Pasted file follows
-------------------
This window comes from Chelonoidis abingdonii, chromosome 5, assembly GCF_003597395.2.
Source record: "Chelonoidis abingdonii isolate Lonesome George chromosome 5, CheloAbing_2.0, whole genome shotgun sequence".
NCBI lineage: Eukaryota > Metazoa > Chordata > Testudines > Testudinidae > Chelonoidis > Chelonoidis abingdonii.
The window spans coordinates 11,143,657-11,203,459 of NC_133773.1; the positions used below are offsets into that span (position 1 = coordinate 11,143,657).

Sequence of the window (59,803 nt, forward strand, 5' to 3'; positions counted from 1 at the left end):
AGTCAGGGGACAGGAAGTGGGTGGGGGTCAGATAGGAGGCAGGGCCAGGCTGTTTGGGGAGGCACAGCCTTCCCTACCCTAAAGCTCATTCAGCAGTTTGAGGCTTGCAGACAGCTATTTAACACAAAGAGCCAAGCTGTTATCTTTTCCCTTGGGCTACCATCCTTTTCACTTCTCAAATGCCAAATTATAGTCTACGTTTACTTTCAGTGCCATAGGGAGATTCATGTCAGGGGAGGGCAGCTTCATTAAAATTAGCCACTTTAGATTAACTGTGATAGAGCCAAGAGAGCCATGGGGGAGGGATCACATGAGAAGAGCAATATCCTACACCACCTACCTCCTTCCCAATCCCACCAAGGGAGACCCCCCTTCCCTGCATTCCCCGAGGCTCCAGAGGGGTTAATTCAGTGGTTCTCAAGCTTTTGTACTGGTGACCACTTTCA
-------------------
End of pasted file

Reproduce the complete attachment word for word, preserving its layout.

This window comes from Chelonoidis abingdonii, chromosome 5, assembly GCF_003597395.2.
Source record: "Chelonoidis abingdonii isolate Lonesome George chromosome 5, CheloAbing_2.0, whole genome shotgun sequence".
NCBI lineage: Eukaryota > Metazoa > Chordata > Testudines > Testudinidae > Chelonoidis > Chelonoidis abingdonii.
The window spans coordinates 11,143,657-11,203,459 of NC_133773.1; the positions used below are offsets into that span (position 1 = coordinate 11,143,657).

Sequence of the window (59,803 nt, forward strand, 5' to 3'; positions counted from 1 at the left end):
AGTCAGGGGACAGGAAGTGGGTGGGGGTCAGATAGGAGGCAGGGCCAGGCTGTTTGGGGAGGCACAGCCTTCCCTACCCTAAAGCTCATTCAGCAGTTTGAGGCTTGCAGACAGCTATTTAACACAAAGAGCCAAGCTGTTATCTTTTCCCTTGGGCTACCATCCTTTTCACTTCTCAAATGCCAAATTATAGTCTACGTTTACTTTCAGTGCCATAGGGAGATTCATGTCAGGGGAGGGCAGCTTCATTAAAATTAGCCACTTTAGATTAACTGTGATAGAGCCAAGAGAGCCATGGGGGAGGGATCACATGAGAAGAGCAATATCCTACACCACCTACCTCCTTCCCAATCCCACCAAGGGAGACCCCCCTTCCCTGCATTCCCCGAGGCTCCAGAGGGGTTAATTCAGTGGTTCTCAAGCTTTTGTACTGGTGACCACTTTCA